“Empowerment is a precondition for an integrated and progressive Asia. Interestingly enough, the forces that can connect Asia also have the potential to empower its people.”

Shabery : Media still needs a governing body to ensure responsible reporting

Information Minister Datuk Ahmad Shabery Cheek said though he would welcome less regulations pertaining to the media, the media still needed a governing body to ensure responsible reporting and added that akin to the Bar Council, the media council would be the perfect vehicle.

The National Media Council (NMC), which is still in the pipeline, will be a good neutral third party to regulate the media and protect the public from slanderous and irresponsible reporting, he said.

Datuk Ahmad Shabery Cheek

“It will be able to guide the media to adhere to media ethics. Now, people say that if the media were to say not to talk of racial issues, it is the directive of the government. Now, let the media regulate themselves,” Ahmad Shabery said.

He said that despite the country being perceived as lacking freedom of speech and overall press freedom, Malaysia did not practice “cheque book” or “envelope journalism”.

“There are developing countries which have a free press but on the Transparency International list these countries have a high rate of corruption.

The media, which should check the government from engaging in corruption, also practices corruption.

“People, who want popularity, give envelopes (containing money) to journalists and editors for more media coverage. In this context, the government becomes more corrupt because the media is also corrupt, this trend was currently unheard of in Malaysia.” he said.

Tuesday, October 28, 2008

Iceland's interest rate increase from 12% to 18%

Iceland's central bank raised interest rates by 6% to 18% today as a part of a loan agreement imposed by the IMF to battles against financial collapse.

The central bank governor said the increase was part of its agreement with the International Monetary Fund, from which it borrowed $2bn (£1.3bn).

The move was designed to restore trust in Iceland's battered currency. After the announcement, the Icelandic krona traded internationally for the first time in a week.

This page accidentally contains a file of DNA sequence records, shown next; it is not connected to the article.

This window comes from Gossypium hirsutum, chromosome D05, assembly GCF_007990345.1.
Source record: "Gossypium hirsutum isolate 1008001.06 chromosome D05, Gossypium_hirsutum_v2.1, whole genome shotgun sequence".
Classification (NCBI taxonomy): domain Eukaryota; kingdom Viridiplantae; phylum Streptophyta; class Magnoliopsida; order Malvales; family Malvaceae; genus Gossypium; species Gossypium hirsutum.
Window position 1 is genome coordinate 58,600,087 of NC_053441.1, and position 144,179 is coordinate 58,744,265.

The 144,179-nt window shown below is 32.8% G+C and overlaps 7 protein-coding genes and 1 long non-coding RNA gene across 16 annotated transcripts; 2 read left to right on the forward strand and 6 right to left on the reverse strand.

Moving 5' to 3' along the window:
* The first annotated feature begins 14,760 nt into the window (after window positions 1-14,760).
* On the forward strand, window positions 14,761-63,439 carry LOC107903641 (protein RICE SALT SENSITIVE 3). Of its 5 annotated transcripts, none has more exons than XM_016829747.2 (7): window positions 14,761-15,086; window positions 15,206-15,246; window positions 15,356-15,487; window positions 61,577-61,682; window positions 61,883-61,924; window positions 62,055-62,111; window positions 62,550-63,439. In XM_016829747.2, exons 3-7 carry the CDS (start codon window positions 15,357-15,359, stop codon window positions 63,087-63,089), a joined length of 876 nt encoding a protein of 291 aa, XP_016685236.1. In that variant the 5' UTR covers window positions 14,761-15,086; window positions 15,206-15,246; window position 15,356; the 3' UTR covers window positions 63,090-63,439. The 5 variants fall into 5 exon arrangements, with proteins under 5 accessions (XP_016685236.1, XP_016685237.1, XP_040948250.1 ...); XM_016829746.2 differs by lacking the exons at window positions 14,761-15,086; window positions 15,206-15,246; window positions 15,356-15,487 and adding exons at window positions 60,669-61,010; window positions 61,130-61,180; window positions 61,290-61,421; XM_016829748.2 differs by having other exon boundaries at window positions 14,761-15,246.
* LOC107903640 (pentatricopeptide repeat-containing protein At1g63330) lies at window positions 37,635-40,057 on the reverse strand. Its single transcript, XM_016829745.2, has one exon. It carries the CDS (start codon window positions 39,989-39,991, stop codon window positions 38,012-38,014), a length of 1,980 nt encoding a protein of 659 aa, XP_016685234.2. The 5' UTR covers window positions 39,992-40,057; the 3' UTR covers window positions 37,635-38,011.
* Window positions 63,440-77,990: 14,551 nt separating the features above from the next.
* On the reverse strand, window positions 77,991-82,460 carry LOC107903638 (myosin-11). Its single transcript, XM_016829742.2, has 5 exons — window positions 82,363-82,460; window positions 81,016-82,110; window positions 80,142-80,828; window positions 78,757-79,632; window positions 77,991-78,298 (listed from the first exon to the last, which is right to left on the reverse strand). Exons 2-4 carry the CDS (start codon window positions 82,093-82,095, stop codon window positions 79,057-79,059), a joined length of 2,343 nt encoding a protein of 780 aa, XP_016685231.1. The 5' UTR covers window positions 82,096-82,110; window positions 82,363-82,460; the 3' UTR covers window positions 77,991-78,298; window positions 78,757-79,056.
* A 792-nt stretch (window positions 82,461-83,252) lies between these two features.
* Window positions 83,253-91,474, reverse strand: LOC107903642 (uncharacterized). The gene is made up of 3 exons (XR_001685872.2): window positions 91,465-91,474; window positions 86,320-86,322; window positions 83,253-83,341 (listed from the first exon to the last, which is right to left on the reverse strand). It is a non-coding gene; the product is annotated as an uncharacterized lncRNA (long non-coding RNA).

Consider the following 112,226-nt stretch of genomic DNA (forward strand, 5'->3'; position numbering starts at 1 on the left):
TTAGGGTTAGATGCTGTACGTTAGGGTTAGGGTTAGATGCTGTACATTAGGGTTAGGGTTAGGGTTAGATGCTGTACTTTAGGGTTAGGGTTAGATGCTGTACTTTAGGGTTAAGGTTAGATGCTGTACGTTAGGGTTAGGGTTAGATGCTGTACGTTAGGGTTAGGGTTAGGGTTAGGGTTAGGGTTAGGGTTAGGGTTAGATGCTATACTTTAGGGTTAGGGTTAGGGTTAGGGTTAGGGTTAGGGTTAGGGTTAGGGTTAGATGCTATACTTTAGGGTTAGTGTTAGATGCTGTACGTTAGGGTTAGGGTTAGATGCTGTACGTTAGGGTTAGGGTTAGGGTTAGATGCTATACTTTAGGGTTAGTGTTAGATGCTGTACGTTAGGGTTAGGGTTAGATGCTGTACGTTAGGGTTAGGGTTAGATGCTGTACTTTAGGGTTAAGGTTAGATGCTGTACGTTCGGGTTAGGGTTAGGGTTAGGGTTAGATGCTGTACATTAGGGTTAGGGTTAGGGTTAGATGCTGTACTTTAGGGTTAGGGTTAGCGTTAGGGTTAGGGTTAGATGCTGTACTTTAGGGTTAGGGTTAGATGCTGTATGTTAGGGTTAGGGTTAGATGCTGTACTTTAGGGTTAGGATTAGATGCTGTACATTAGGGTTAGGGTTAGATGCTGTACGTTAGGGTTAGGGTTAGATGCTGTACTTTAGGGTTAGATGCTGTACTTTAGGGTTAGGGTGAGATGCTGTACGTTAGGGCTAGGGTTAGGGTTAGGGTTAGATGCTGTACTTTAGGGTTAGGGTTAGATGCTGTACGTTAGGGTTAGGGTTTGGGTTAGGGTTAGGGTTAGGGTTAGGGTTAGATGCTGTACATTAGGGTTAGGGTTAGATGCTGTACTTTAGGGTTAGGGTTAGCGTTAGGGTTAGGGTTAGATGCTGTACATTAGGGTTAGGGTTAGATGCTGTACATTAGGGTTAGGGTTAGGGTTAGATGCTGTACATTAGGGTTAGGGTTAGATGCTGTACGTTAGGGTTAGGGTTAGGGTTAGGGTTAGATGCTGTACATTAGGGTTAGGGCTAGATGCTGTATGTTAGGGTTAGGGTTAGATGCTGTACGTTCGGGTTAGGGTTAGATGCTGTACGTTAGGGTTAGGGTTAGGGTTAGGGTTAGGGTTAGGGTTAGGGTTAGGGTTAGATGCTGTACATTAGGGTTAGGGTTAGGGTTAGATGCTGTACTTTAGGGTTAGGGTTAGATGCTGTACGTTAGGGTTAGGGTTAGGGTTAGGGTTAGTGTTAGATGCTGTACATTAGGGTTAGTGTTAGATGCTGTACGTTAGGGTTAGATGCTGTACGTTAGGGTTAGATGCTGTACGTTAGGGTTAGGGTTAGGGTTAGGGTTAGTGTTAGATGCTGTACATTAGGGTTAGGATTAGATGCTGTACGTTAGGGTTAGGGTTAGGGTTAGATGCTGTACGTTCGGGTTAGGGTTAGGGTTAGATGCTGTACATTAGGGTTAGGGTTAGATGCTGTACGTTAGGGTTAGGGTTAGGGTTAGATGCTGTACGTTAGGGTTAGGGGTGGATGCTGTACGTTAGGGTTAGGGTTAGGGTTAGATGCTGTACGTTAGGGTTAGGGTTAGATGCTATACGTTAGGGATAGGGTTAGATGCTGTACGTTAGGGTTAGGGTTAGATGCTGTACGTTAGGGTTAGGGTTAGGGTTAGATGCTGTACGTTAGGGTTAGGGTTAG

The rate rise means that investors get a much higher return for putting money back into the Iceland's crippled financial system.

Monday, October 27, 2008

Global stocks took another heavy beating

Stock around the world took another heavy beating Monday, with shares in Japan falling to their lowest level in 26 years, as fears of a global recession continued to sweep markets.

US futures, which offer an indication o
f how Wall Street may open when trading begins in New York, was sharply lower.

European shares tumbled and Britain's FTSE 100 down 3.7%. The CAC-40 in Paris was down 5.6% and Germany's DAX fell 3.3% Hong Kong shares plunge 13% as fears of global recession sweep markets. Nikkei closes at 26-year low.

Tokyo shares were hit hard as the yen fluctuated near a record high against the dollar. A rising yen makes Japanese exports relatively more expensive.

The yen's appreciation spurred financial ministers and central bank presidents of the world's seven leading industrialized nations to issue a statement Monday expressing their worries about the situation.

"We are concerned about the recent excessive volatility in the exchange rate of the yen and its possible adverse implications for economic and financial stability," the Group of Seven said in a statement.

Elsewhere in Asia, the KOSPI in Seoul, South Korea, was the lone bright spot, closing up nearly 1%.

Sunday, October 26, 2008

China immunes to the toxicity of global financial crisis

Although global financial crisis has devastating effects on vast numbers of people, but many expatriates in China are finding they are largely immune to its toxicity and stabilizing an unstable global economy.